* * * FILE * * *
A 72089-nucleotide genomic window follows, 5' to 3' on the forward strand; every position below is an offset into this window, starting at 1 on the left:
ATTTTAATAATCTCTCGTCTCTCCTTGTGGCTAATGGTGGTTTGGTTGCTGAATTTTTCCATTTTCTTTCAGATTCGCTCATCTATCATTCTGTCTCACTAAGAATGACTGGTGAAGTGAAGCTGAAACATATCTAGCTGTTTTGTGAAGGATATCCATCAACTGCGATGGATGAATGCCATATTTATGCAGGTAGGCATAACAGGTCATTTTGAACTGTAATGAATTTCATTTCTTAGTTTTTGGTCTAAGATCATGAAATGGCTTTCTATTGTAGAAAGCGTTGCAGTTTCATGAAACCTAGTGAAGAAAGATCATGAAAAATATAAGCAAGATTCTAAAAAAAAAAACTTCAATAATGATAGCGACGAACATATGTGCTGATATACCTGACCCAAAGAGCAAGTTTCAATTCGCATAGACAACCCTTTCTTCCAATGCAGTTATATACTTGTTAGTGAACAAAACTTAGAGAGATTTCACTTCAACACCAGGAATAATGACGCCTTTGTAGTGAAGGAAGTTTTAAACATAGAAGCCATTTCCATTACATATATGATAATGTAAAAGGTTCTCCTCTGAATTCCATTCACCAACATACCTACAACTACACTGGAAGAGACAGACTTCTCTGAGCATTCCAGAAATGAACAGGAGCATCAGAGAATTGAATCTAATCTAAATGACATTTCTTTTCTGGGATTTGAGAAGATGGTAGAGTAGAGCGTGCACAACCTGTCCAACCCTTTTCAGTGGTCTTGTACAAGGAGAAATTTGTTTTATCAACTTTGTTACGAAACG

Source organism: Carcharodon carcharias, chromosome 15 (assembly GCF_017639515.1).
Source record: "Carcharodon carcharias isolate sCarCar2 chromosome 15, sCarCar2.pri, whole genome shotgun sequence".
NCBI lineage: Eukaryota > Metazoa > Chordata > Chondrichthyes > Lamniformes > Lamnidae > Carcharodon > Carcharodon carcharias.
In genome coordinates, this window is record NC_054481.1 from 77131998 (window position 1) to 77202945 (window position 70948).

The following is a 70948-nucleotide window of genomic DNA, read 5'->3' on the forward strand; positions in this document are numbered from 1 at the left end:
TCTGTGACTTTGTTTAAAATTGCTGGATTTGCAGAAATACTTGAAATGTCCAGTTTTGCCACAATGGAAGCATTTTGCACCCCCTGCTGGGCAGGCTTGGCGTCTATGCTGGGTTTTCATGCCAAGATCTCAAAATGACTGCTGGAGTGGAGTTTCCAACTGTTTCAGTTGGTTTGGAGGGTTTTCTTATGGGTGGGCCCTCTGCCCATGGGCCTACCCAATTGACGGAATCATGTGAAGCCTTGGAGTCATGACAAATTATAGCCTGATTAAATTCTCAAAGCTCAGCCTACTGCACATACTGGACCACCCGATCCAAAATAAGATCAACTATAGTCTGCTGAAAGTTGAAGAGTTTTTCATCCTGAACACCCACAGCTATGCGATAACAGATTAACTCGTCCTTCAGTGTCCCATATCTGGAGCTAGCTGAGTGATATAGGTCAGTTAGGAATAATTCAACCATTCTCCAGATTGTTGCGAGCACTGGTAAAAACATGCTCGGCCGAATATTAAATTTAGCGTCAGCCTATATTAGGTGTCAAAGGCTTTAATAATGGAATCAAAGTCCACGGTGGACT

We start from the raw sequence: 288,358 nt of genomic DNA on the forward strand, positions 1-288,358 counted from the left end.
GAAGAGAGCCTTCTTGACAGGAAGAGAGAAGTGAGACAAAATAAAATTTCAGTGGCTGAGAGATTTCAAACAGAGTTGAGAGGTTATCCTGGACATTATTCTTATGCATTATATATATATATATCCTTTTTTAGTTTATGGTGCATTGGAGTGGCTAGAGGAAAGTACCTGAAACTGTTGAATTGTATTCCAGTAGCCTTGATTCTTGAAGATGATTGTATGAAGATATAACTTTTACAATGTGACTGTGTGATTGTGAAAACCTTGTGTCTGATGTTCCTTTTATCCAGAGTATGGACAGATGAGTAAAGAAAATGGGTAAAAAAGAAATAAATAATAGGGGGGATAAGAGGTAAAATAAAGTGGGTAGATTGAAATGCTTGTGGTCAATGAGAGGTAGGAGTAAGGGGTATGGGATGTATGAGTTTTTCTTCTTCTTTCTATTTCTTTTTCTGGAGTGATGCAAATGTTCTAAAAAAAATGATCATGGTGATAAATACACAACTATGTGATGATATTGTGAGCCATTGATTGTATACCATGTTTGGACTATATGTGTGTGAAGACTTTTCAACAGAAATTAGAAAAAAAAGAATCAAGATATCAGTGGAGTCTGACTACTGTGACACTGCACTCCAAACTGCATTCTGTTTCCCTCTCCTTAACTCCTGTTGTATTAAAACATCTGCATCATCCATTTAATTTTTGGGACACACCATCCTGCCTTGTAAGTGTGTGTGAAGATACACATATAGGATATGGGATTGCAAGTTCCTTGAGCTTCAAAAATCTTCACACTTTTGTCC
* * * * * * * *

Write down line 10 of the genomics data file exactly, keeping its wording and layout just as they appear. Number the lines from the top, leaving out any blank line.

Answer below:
GAAGAGAGCCTTCTTGACAGGAAGAGAGAAGTGAGACAAAATAAAATTTCAGTGGCTGAGAGATTTCAAACAGAGTTGAGAGGTTATCCTGGACATTATTCTTATGCATTATATATATATATATCCTTTTTTAGTTTATGGTGCATTGGAGTGGCTAGAGGAAAGTACCTGAAACTGTTGAATTGTATTCCAGTAGCCTTGATTCTTGAAGATGATTGTATGAAGATATAACTTTTACAATGTGACTGTGTGATTGTGAAAACCTTGTGTCTGATGTTCCTTTTATCCAGAGTATGGACAGATGAGTAAAGAAAATGGGTAAAAAAGAAATAAATAATAGGGGGGATAAGAGGTAAAATAAAGTGGGTAGATTGAAATGCTTGTGGTCAATGAGAGGTAGGAGTAAGGGGTATGGGATGTATGAGTTTTTCTTCTTCTTTCTATTTCTTTTTCTGGAGTGATGCAAATGTTCTAAAAAAAATGATCATGGTGATAAATACACAACTATGTGATGATATTGTGAGCCATTGATTGTATACCATGTTTGGACTATATGTGTGTGAAGACTTTTCAACAGAAATTAGAAAAAAAAGAATCAAGATATCAGTGGAGTCTGACTACTGTGACACTGCACTCCAAACTGCATTCTGTTTCCCTCTCCTTAACTCCTGTTGTATTAAAACATCTGCATCATCCATTTAATTTTTGGGACACACCATCCTGCCTTGTAAGTGTGTGTGAAGATACACATATAGGATATGGGATTGCAAGTTCCTTGAGCTTCAAAAATCTTCACACTTTTGTCC